The 2007-09 credit crunch has not only created problems for the UK’s public finances in meeting the costs of bailing out commercial banks and dealing with recession but also for providing better public services. This paper analyses the causes of the credit crunch, government policies to address it and its impact on the financing of new public sector infrastructure in the UK. It finds that provision of new public sector infrastructure and related services has been adversely affected by the impact of the credit crunch on Private Finance Initiatives (PFIs). Commercial banks are now generally only willing to lend to replace collapsed PFI bond financing if new PFI contracts reduce financial risks. By such means, PFIs can be expected to survive but within an increasingly diverse mixture of procurement methods.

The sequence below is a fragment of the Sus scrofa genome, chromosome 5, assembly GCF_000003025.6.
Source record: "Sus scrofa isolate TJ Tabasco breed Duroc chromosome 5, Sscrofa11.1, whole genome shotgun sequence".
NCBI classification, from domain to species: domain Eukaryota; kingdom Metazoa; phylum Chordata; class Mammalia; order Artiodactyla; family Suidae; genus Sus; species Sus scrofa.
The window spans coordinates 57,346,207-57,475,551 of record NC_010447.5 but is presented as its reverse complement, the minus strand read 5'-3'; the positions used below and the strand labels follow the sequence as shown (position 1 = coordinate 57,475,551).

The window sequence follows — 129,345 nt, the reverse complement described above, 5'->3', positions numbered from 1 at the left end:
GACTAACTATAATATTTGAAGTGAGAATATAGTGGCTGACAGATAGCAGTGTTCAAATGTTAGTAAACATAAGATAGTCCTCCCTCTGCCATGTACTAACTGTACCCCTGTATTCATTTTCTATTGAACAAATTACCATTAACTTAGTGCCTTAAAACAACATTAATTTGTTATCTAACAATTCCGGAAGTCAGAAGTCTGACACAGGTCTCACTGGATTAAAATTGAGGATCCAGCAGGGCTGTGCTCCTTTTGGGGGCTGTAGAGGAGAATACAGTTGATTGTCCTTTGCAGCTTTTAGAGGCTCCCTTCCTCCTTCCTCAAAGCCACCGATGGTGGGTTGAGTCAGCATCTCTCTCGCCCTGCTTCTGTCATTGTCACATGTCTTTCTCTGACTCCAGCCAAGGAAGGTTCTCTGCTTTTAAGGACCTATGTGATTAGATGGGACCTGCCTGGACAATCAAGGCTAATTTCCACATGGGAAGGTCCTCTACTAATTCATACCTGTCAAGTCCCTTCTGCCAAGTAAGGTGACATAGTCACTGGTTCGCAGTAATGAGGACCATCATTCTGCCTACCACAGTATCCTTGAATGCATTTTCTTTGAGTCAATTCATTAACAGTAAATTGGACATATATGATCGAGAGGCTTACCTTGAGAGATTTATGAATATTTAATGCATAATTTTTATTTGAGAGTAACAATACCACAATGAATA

|Publication status||Published - 1 May 2009|
- public infrastructure
- public debt
- credit crunch